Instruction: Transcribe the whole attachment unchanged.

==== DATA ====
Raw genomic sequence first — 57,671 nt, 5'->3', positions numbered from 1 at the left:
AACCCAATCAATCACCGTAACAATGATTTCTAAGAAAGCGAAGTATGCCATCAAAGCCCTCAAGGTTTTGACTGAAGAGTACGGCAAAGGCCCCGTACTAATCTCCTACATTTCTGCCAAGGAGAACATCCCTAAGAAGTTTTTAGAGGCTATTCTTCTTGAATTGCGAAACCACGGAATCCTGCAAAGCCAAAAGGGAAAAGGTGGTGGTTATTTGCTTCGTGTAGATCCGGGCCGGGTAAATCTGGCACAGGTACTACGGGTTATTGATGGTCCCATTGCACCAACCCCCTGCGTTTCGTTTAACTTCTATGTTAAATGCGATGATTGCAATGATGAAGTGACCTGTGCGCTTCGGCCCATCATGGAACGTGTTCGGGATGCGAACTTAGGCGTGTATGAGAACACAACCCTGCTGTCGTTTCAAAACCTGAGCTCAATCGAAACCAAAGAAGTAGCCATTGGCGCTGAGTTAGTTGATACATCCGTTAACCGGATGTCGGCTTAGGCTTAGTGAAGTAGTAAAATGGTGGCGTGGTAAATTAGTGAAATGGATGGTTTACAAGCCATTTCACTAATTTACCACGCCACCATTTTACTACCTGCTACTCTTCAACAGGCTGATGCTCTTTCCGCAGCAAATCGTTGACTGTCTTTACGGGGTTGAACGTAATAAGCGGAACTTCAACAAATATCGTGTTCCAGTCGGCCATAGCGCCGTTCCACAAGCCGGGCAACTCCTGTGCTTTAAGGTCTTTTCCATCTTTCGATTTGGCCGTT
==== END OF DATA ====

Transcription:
Raw genomic sequence first — 57,671 nt, 5'->3', positions numbered from 1 at the left:
AACCCAATCAATCACCGTAACAATGATTTCTAAGAAAGCGAAGTATGCCATCAAAGCCCTCAAGGTTTTGACTGAAGAGTACGGCAAAGGCCCCGTACTAATCTCCTACATTTCTGCCAAGGAGAACATCCCTAAGAAGTTTTTAGAGGCTATTCTTCTTGAATTGCGAAACCACGGAATCCTGCAAAGCCAAAAGGGAAAAGGTGGTGGTTATTTGCTTCGTGTAGATCCGGGCCGGGTAAATCTGGCACAGGTACTACGGGTTATTGATGGTCCCATTGCACCAACCCCCTGCGTTTCGTTTAACTTCTATGTTAAATGCGATGATTGCAATGATGAAGTGACCTGTGCGCTTCGGCCCATCATGGAACGTGTTCGGGATGCGAACTTAGGCGTGTATGAGAACACAACCCTGCTGTCGTTTCAAAACCTGAGCTCAATCGAAACCAAAGAAGTAGCCATTGGCGCTGAGTTAGTTGATACATCCGTTAACCGGATGTCGGCTTAGGCTTAGTGAAGTAGTAAAATGGTGGCGTGGTAAATTAGTGAAATGGATGGTTTACAAGCCATTTCACTAATTTACCACGCCACCATTTTACTACCTGCTACTCTTCAACAGGCTGATGCTCTTTCCGCAGCAAATCGTTGACTGTCTTTACGGGGTTGAACGTAATAAGCGGAACTTCAACAAATATCGTGTTCCAGTCGGCCATAGCGCCGTTCCACAAGCCGGGCAACTCCTGTGCTTTAAGGTCTTTTCCATCTTTCGATTTGGCCGTT